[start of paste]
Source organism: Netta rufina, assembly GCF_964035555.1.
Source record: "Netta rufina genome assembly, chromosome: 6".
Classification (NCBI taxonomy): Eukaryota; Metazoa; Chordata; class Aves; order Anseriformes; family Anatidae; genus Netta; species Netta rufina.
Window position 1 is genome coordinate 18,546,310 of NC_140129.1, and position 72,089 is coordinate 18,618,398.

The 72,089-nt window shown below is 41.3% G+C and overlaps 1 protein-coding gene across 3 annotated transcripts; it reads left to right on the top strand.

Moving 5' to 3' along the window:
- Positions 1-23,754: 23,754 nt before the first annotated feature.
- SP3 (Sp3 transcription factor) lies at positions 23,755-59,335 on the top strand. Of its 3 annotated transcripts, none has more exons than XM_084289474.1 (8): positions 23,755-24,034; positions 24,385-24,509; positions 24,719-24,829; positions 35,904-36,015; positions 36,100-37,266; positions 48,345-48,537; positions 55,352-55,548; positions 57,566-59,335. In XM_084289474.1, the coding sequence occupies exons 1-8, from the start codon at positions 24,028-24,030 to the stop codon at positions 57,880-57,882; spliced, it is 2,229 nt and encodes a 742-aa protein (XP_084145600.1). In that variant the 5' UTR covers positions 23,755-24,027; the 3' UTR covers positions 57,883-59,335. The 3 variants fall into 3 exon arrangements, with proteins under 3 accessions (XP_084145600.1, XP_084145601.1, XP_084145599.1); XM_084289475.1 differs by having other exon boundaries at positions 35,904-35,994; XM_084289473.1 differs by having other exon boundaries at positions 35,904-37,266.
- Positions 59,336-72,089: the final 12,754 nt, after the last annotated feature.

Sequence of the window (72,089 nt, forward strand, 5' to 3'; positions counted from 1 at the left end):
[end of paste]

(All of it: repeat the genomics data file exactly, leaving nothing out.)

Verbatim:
Source organism: Netta rufina, assembly GCF_964035555.1.
Source record: "Netta rufina genome assembly, chromosome: 6".
Classification (NCBI taxonomy): Eukaryota; Metazoa; Chordata; class Aves; order Anseriformes; family Anatidae; genus Netta; species Netta rufina.
Window position 1 is genome coordinate 18,546,310 of NC_140129.1, and position 72,089 is coordinate 18,618,398.

The 72,089-nt window shown below is 41.3% G+C and overlaps 1 protein-coding gene across 3 annotated transcripts; it reads left to right on the top strand.

Moving 5' to 3' along the window:
- Positions 1-23,754: 23,754 nt before the first annotated feature.
- SP3 (Sp3 transcription factor) lies at positions 23,755-59,335 on the top strand. Of its 3 annotated transcripts, none has more exons than XM_084289474.1 (8): positions 23,755-24,034; positions 24,385-24,509; positions 24,719-24,829; positions 35,904-36,015; positions 36,100-37,266; positions 48,345-48,537; positions 55,352-55,548; positions 57,566-59,335. In XM_084289474.1, the coding sequence occupies exons 1-8, from the start codon at positions 24,028-24,030 to the stop codon at positions 57,880-57,882; spliced, it is 2,229 nt and encodes a 742-aa protein (XP_084145600.1). In that variant the 5' UTR covers positions 23,755-24,027; the 3' UTR covers positions 57,883-59,335. The 3 variants fall into 3 exon arrangements, with proteins under 3 accessions (XP_084145600.1, XP_084145601.1, XP_084145599.1); XM_084289475.1 differs by having other exon boundaries at positions 35,904-35,994; XM_084289473.1 differs by having other exon boundaries at positions 35,904-37,266.
- Positions 59,336-72,089: the final 12,754 nt, after the last annotated feature.

Sequence of the window (72,089 nt, forward strand, 5' to 3'; positions counted from 1 at the left end):